10 months of right arm weakness.
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In neutral position the canal is capacious and no neural exit foraminal stenosis is present. The cord is essentially unremarkable in appearance, although does appear perhaps slightly thinned at the C5/6 level without convincing cord signal abnormality. During flexion there is anterior displacement of the posterior theca such that it compresses the cord between it and the spinal column anteriorly at C5/6. The epidural venous space dorsal to the theca expands to over 6 mm in depth.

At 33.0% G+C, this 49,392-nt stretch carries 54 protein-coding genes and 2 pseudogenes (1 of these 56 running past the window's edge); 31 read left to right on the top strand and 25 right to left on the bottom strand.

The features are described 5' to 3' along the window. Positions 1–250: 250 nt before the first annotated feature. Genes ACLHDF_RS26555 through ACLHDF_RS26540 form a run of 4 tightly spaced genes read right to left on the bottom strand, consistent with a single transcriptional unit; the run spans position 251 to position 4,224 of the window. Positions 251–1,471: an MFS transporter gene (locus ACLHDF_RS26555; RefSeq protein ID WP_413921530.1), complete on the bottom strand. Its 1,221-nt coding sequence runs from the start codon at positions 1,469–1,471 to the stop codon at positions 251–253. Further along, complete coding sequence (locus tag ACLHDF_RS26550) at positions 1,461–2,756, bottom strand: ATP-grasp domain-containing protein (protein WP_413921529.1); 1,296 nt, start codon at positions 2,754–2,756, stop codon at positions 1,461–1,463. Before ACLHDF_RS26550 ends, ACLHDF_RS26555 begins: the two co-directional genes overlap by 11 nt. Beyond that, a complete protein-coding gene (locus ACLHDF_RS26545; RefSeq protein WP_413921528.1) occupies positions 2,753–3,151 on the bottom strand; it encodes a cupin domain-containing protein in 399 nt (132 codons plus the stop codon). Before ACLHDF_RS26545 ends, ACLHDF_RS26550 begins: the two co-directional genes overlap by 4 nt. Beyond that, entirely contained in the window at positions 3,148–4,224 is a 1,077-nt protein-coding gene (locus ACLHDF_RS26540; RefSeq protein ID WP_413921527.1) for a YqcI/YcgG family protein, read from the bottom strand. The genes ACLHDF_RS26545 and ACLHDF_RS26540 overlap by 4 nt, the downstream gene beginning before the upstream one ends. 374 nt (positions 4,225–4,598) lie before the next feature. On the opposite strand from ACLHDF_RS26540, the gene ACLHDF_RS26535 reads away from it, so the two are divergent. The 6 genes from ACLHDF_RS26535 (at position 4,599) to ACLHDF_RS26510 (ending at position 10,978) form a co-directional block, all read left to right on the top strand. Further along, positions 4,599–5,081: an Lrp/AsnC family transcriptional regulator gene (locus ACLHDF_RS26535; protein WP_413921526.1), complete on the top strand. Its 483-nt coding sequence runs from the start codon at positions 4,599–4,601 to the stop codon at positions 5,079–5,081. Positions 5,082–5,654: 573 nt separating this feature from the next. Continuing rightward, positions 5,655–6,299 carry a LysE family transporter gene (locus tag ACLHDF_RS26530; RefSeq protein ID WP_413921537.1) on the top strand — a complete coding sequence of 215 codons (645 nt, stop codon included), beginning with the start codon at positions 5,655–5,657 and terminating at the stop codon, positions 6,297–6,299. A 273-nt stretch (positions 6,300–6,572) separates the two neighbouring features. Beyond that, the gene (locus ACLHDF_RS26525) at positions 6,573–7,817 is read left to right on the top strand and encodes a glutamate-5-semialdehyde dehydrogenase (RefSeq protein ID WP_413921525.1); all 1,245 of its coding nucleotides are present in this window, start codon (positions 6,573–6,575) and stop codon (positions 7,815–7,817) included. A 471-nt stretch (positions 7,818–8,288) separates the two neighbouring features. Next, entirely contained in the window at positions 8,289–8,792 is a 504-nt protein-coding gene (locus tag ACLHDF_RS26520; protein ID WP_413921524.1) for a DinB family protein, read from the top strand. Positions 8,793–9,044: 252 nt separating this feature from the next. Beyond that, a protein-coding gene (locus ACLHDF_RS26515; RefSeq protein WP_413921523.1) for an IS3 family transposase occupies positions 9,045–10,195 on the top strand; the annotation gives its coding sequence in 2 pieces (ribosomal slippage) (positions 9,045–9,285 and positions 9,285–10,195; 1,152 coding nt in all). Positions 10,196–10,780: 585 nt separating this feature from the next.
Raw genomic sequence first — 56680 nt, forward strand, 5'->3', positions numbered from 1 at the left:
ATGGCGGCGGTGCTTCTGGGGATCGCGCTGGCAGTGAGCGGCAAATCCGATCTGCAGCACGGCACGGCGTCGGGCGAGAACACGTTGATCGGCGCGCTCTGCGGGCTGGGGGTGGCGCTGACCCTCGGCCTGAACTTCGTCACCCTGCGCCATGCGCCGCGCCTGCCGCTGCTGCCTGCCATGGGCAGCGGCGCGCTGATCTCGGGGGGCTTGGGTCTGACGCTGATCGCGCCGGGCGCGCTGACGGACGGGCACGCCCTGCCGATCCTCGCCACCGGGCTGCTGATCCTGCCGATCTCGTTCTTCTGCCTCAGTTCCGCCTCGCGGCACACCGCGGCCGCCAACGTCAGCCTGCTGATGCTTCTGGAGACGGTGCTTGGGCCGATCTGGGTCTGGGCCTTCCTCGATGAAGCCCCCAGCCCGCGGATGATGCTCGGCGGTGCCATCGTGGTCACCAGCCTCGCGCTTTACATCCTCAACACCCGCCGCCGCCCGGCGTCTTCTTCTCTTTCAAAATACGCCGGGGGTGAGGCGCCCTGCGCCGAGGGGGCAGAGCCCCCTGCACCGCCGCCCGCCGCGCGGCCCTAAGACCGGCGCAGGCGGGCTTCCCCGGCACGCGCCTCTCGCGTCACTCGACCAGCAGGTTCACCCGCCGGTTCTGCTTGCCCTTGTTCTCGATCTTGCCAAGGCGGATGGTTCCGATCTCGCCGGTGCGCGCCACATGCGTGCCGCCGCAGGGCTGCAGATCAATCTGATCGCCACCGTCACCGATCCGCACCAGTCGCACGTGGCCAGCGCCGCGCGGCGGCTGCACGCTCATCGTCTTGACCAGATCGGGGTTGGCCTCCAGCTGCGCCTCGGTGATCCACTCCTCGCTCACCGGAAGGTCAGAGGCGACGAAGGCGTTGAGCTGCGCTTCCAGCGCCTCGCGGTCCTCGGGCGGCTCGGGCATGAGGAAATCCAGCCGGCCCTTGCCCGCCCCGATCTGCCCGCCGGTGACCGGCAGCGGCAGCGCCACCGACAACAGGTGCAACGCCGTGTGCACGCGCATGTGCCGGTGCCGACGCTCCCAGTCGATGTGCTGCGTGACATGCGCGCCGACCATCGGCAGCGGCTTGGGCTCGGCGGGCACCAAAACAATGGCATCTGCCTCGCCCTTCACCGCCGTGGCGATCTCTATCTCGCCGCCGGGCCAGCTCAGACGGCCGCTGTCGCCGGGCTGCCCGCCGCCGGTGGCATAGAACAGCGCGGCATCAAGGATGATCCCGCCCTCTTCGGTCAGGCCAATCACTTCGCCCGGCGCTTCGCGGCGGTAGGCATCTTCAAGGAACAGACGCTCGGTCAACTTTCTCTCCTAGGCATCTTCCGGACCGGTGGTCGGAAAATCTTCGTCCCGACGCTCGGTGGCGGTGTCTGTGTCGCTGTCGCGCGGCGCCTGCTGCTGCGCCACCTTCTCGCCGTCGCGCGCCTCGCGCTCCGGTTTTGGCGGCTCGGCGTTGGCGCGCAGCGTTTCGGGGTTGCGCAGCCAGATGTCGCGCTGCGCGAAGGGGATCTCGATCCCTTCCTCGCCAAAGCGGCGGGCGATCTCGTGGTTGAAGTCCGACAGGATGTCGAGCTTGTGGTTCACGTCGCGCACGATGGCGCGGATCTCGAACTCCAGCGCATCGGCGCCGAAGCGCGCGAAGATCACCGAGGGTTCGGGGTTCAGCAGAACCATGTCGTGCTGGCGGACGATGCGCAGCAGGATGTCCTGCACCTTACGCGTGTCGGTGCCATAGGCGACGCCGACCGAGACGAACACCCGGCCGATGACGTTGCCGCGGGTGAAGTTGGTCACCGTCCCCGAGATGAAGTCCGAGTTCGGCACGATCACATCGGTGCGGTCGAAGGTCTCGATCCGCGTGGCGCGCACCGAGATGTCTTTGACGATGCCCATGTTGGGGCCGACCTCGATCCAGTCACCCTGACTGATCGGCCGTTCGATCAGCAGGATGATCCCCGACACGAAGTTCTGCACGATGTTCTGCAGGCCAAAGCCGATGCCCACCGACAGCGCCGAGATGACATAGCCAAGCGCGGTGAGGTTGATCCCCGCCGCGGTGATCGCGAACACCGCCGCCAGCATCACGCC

Features are consistent with and characteristic of Hirayama disease, which is an easily overlooked diagnosis if not suspected.